For the past 25 years I have had a passionate interest in protecting and preserving the beaches of southern Maine, especially in my hometown of Wells. This has led to my running for and serving as town selectman in Wells, becoming involved in several state task forces dealing with coastal issues – such as rewriting of the State’s Sand Dune Rules and a comprehensive beach management program – and starting an organization called Save Our Shores-Maine.

Back in the early 1990s, I began to notice the physical changes to the beaches of Wells, in particular Drakes Island Beach where I live. The erosion of these beaches concerned me because of the enormous impact the beaches have on the state and local economies, as well as the protection they provide to the coastal properties that line the shore front and the valuable habitat for coastal birds including the endangered piping plover.

With the potential of loosing these important habitats, I embarked on several initiatives to bring much needed sand to the beach infrastructure and to attempt to slow the erosion forces that were displacing much of the sand lost within the altered shoreline. Dredging of our harbor and placing the sand on the area beaches provided some limited benefit. Placing large sand bags and artificial matting material likewise provided minimal affects on the erosional forces of winter storms.

In 2004, I was asked by the Legislature’s Environment and Natural Resources Committee to serve on a state task force to develop a comprehensive, state-wide beach management policy. The membership included the Maine Department of Environmental Protection, Maine Geologic Survey, Maine Inland Fisheries and Wildlife, Maine Audubon, coastal property owners, Maine Innkeepers and Maine Chamber of Commerce. This group met monthly for 2 years and developed a comprehensive, Integrated Beach Management Plan. In 2006, this plan was presented to the Legislative committee that organized us and there it has sat.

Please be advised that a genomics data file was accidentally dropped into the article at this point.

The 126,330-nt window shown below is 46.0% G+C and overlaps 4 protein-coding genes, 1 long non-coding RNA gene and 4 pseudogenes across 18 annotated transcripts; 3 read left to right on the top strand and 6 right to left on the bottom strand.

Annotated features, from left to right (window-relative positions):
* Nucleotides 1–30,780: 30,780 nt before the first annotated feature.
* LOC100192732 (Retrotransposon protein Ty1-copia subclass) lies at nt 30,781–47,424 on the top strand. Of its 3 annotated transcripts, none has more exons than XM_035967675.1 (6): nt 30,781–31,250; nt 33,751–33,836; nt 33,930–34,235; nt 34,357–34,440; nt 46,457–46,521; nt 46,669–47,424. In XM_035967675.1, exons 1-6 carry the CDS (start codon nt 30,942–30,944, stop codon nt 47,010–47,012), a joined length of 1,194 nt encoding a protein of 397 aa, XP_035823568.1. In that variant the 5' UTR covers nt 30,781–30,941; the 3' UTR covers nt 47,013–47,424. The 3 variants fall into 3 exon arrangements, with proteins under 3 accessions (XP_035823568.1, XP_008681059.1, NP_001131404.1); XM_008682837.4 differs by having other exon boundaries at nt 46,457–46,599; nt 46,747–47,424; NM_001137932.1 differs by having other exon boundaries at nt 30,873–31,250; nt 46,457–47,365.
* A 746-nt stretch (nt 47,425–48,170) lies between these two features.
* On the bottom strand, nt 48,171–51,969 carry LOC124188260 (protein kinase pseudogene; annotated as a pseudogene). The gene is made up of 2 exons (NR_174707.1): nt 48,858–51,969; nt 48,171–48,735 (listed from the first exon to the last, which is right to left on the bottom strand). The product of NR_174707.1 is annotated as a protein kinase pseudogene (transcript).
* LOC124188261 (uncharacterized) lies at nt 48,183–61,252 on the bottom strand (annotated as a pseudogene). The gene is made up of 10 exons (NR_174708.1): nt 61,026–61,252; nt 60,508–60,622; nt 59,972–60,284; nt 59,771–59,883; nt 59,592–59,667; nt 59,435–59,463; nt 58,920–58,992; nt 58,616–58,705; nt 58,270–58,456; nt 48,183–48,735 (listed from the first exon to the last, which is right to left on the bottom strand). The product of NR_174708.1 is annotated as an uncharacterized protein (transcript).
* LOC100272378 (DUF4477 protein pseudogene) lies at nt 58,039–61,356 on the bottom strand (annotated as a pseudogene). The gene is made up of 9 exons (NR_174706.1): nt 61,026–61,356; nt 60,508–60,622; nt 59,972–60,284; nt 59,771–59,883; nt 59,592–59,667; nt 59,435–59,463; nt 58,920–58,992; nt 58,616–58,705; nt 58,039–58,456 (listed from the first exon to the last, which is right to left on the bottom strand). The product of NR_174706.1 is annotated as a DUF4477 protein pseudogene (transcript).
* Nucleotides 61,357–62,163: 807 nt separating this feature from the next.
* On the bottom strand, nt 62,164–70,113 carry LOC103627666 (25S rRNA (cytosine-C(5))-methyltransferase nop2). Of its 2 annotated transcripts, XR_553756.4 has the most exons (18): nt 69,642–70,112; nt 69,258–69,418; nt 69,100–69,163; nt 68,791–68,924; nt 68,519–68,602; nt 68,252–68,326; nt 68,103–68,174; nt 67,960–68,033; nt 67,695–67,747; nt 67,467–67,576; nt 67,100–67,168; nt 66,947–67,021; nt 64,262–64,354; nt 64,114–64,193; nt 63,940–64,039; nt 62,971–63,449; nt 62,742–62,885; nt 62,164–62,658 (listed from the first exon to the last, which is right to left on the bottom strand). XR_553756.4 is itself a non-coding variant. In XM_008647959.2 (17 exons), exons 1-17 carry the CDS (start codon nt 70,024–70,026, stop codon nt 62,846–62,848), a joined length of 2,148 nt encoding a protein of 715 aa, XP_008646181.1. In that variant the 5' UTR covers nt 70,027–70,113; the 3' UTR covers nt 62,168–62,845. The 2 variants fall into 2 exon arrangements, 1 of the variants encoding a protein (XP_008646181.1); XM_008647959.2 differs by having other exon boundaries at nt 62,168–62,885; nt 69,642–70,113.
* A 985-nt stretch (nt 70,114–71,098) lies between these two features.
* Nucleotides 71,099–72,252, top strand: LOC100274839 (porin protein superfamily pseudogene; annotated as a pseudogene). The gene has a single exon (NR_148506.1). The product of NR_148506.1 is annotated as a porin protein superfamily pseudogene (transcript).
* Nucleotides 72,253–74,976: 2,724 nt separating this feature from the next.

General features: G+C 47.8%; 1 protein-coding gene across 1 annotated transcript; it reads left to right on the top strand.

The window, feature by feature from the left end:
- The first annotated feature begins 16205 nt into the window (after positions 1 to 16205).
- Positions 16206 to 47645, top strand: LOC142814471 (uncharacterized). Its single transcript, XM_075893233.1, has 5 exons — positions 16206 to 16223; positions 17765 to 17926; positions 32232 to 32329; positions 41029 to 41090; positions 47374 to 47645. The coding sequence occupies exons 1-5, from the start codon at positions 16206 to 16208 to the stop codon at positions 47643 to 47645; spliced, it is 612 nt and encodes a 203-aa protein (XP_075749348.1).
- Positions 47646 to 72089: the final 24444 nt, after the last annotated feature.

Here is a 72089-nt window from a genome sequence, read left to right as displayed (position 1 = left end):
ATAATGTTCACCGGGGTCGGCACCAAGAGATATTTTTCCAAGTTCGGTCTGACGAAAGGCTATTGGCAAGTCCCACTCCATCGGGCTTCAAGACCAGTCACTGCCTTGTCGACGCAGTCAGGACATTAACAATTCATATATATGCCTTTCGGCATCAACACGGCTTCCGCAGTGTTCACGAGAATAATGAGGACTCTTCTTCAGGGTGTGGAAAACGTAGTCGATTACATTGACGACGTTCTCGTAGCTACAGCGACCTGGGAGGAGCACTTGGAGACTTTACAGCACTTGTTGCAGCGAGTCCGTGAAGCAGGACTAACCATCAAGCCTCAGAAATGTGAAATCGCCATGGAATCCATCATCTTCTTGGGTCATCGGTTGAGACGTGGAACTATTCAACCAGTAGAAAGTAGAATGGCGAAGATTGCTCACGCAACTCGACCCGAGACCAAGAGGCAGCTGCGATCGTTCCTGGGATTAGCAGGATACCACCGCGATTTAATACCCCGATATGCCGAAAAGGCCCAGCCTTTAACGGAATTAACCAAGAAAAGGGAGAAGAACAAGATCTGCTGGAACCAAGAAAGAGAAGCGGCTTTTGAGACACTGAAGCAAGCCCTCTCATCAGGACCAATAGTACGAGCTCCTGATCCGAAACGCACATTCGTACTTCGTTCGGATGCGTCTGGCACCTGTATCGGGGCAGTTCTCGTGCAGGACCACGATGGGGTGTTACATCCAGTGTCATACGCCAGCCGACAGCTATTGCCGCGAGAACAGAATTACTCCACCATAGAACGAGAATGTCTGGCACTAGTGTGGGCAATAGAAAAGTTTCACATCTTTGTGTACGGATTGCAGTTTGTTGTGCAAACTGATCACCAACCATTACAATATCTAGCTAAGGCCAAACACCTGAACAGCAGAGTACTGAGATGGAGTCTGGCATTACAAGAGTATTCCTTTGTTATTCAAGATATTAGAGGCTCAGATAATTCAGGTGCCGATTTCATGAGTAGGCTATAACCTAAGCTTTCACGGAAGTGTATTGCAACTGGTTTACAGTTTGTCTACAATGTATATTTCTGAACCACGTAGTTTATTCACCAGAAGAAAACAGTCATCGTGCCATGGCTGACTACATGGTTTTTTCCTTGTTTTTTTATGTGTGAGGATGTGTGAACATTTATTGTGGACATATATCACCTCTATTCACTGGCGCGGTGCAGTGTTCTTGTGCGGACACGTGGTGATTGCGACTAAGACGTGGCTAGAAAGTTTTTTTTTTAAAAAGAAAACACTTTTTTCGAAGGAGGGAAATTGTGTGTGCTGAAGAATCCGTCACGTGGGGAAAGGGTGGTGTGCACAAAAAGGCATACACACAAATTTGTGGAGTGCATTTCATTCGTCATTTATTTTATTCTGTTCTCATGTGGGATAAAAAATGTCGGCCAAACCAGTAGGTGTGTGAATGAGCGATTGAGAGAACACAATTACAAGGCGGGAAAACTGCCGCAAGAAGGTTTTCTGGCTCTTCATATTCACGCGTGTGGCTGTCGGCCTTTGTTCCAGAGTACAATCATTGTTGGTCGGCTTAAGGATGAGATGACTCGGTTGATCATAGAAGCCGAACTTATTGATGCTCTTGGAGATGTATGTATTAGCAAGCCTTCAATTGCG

I was fortunate to have had an opportunity to travel to New Jersey in June of 2014 to observe the coastal damage caused by super storm Sandy. What I found was those areas of the coast that had implemented similar beach management techniques that our report had suggested, like beach nourishment along with sand dune construction, survived far better than those areas that had not. The simple answer was that proactive management can provide longterm sustainability of our coastal beaches.

When I was elected to the Maine Legislature last November, I dusted off the report and submitted it as a proposed bill, LD 1254, An Act To Implement and To Fund an Integrated Beach Management Program, which seeks to enact our recommendations into state statute. The bill also seeks funding of a statemanaged grant system to which those municipalities seeking to implement beach nourishment projects could apply. The plan also requires active engagement of the State’s Geologic Survey team to evaluate and recommend nourishment projects. With a stateendorsed beach management program, federal funds become available through the Army Corp of Engineers and the Federal Emergency Management Agency.

While many recognize the importance of our beaches to the economic viability of our tourist based economy – 67 percent of all tourist-related tax revenue to the state comes from York and Cumberland counties – several groups lined up to oppose my funding source, which was to apply a $1 fee per hotel room, per day, from May 1 to Oct. 3. If approved, this would have raised $4.5 million per year. This funding source is similar to ones applied in Florida to be used for their massive beach nourishment programs. As a result of the opposition, I requested that my bill be carried over to next session so that alternative funding sources might be identified. Only time will tell if I am successful and we snatch this opportunity to save our beaches before it’s too late!

Rep. Robert Foley, R-Wells is serving his first term in the Maine House of Representatives, serving House District 7.

Comments are not available on this story.